Hawaii places a premium on its tourist industry, so visitors are treated like royalty. The "Aloha Spirit" is what makes this place famous. Everyone you meet in paradise will give you a friendly hello, as if paradise itself could heal your soul.
Oklahoma is one of the friendliest states in the United States, and its capital city, "The Big Friendly," has earned its moniker for good reason. People here are very talkative and will always look out for their own. They are just as friendly to guests as they are to locals.
Visitors from other states may be taken aback by the famous friendliness of Kansans, so they should be ready to strike up conversations with complete strangers. Because locals are so welcoming to visitors, the state is stunning.
Traveling to Colorado is a pleasure because of its progressive culture and the fact that its residents are among the friendliest anywhere. It's great for taking the kids, has a wealth of cultural attractions, and will quickly have you feeling like a native. You can feel the warmth of this place right away, no matter if you're in Denver or the middle of nowhere.
Hoosiers are famously helpful and friendly to visitors, earning the state's nickname of "Hoosier Hospitality." The locals have a positive disposition and an excellent sense of humor. After just one trip, you'll realize that Indiana is so much more than a "fly over" state.
While Wyoming as a whole is relatively tranquil, the people who call it home make it anything but boring. People in even the largest cities often go out of their way to help strangers, whether it's digging a car out of the snow or carrying groceries. Don't even bother getting the keys out of the ignition. With any luck, everything will be fine.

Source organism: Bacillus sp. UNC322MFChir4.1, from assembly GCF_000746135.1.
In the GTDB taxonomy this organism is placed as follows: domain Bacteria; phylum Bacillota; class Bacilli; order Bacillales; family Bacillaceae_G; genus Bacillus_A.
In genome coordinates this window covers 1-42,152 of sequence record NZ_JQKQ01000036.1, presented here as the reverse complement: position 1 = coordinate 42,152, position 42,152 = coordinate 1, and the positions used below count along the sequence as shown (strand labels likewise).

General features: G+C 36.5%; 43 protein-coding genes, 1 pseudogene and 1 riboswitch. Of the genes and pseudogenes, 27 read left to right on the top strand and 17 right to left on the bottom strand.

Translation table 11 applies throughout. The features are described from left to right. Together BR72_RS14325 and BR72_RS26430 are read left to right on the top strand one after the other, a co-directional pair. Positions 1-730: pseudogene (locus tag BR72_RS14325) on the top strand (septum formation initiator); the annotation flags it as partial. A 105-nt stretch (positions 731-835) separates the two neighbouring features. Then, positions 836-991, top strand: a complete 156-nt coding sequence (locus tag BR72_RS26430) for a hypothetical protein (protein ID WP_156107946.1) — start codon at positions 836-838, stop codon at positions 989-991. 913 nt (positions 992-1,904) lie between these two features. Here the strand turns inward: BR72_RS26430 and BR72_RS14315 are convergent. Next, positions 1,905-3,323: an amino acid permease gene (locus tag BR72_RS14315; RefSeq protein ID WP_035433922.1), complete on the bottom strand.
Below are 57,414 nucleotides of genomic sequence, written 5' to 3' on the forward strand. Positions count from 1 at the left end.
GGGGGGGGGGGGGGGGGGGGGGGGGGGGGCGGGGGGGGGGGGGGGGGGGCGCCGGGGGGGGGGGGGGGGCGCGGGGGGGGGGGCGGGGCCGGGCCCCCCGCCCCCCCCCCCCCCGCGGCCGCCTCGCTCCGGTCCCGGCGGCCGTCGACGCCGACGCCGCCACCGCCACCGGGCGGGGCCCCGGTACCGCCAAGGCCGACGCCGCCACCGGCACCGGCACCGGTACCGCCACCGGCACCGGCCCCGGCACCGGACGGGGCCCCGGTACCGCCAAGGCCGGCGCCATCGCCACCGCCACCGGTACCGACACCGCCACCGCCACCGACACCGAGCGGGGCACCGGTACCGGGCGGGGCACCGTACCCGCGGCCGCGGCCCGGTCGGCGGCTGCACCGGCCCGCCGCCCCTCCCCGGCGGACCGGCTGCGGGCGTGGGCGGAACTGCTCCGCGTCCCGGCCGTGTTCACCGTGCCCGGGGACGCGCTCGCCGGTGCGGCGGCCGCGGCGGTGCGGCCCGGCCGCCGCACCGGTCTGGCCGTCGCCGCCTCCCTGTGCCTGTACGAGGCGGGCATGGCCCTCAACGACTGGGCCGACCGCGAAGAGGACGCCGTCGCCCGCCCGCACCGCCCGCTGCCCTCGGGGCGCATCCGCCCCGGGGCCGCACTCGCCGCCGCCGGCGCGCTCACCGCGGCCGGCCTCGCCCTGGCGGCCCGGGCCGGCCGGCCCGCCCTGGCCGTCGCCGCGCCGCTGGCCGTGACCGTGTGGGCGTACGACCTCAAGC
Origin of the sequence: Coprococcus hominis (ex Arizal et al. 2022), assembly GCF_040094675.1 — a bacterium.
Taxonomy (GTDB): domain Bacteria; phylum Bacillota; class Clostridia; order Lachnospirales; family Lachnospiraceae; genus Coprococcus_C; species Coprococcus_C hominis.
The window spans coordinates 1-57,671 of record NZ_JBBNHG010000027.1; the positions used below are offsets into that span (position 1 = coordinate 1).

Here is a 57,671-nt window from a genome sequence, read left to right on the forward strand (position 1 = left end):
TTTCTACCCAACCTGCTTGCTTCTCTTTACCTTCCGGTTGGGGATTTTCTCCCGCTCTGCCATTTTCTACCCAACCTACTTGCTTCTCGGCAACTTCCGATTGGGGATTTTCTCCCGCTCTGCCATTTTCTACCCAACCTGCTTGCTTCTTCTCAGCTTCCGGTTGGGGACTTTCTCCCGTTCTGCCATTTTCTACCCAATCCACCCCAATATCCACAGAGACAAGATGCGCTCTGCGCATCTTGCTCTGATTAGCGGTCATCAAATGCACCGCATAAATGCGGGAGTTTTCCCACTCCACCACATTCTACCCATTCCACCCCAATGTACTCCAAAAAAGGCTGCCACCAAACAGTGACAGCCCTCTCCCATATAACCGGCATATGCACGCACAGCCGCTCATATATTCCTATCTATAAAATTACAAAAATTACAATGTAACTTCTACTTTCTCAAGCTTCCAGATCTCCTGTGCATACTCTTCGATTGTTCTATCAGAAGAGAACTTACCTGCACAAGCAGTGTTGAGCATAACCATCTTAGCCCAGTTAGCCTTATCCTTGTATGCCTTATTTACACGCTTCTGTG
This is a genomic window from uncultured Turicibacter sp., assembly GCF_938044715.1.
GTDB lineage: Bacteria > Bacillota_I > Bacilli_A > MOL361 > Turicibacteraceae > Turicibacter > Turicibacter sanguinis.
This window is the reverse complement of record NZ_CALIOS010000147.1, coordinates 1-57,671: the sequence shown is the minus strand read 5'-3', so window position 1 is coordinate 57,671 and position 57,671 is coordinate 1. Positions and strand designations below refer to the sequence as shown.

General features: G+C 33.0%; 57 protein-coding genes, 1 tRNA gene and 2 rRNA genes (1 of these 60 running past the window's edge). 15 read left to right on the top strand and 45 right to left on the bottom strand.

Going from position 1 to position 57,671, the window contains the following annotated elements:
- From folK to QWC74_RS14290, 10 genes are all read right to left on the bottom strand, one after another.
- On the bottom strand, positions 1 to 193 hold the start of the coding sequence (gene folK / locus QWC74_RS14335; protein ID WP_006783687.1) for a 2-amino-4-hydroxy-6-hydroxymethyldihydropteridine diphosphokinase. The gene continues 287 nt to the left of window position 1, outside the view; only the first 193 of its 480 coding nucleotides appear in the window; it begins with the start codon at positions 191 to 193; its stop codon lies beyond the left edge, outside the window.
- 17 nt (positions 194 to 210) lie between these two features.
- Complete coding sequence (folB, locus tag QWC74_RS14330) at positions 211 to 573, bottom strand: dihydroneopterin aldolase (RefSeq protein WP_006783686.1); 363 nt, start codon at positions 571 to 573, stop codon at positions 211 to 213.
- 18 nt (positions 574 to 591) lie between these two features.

The friendly Texans and their constant "Howdys" are a trademark. Its reputation for welcoming visitors "everywhere you go" has helped make it one of the friendliest states in the United States. Locals in its big cities will make you feel like you've come home to their small towns.
Locals in South Carolina are known for their warm hospitality, which contributes to the state's reputation as a pleasant vacation destination. South Carolina exemplifies the warm hospitality and generous spirit for which the South is famous.
There is no shortage of that quintessential Southern hospitality in Tennessee; the locals there are friendly and excited to show visitors around. When you factor in the state's thriving music industry, it's easy to see why Texas is widely considered to be one of the friendliest in the United States.
As for the most welcoming state in the Union, it is The people of Minnesota are so welcoming that the state ranks first. You'll quickly learn why the state earned the nickname "Minnesota Nice": the friendly people of the Twin Cities and beyond go above and beyond to make visitors feel at home.